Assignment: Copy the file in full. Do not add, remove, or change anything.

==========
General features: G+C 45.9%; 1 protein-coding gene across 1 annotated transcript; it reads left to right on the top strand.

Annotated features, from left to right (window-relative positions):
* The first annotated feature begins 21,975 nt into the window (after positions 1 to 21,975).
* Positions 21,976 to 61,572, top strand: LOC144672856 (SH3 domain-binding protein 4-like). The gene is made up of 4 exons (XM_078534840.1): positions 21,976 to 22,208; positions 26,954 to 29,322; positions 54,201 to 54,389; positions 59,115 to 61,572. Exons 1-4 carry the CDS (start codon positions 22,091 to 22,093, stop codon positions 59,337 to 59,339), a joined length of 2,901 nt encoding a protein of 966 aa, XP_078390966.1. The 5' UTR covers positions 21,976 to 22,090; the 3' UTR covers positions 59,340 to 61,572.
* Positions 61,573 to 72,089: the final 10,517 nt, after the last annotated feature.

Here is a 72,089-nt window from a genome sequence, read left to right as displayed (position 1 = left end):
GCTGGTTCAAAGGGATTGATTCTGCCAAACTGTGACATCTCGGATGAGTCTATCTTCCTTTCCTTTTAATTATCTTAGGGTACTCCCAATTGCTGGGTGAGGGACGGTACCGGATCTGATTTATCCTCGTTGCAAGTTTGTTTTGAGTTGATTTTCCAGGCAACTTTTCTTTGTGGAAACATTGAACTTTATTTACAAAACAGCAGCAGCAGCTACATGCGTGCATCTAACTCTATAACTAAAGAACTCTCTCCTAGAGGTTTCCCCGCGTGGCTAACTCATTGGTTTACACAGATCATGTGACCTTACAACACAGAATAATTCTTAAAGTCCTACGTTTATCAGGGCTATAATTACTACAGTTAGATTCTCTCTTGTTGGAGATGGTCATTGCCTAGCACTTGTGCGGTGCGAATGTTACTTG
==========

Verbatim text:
General features: G+C 45.9%; 1 protein-coding gene across 1 annotated transcript; it reads left to right on the top strand.

Annotated features, from left to right (window-relative positions):
* The first annotated feature begins 21,975 nt into the window (after positions 1 to 21,975).
* Positions 21,976 to 61,572, top strand: LOC144672856 (SH3 domain-binding protein 4-like). The gene is made up of 4 exons (XM_078534840.1): positions 21,976 to 22,208; positions 26,954 to 29,322; positions 54,201 to 54,389; positions 59,115 to 61,572. Exons 1-4 carry the CDS (start codon positions 22,091 to 22,093, stop codon positions 59,337 to 59,339), a joined length of 2,901 nt encoding a protein of 966 aa, XP_078390966.1. The 5' UTR covers positions 21,976 to 22,090; the 3' UTR covers positions 59,340 to 61,572.
* Positions 61,573 to 72,089: the final 10,517 nt, after the last annotated feature.

Here is a 72,089-nt window from a genome sequence, read left to right as displayed (position 1 = left end):
GCTGGTTCAAAGGGATTGATTCTGCCAAACTGTGACATCTCGGATGAGTCTATCTTCCTTTCCTTTTAATTATCTTAGGGTACTCCCAATTGCTGGGTGAGGGACGGTACCGGATCTGATTTATCCTCGTTGCAAGTTTGTTTTGAGTTGATTTTCCAGGCAACTTTTCTTTGTGGAAACATTGAACTTTATTTACAAAACAGCAGCAGCAGCTACATGCGTGCATCTAACTCTATAACTAAAGAACTCTCTCCTAGAGGTTTCCCCGCGTGGCTAACTCATTGGTTTACACAGATCATGTGACCTTACAACACAGAATAATTCTTAAAGTCCTACGTTTATCAGGGCTATAATTACTACAGTTAGATTCTCTCTTGTTGGAGATGGTCATTGCCTAGCACTTGTGCGGTGCGAATGTTACTTG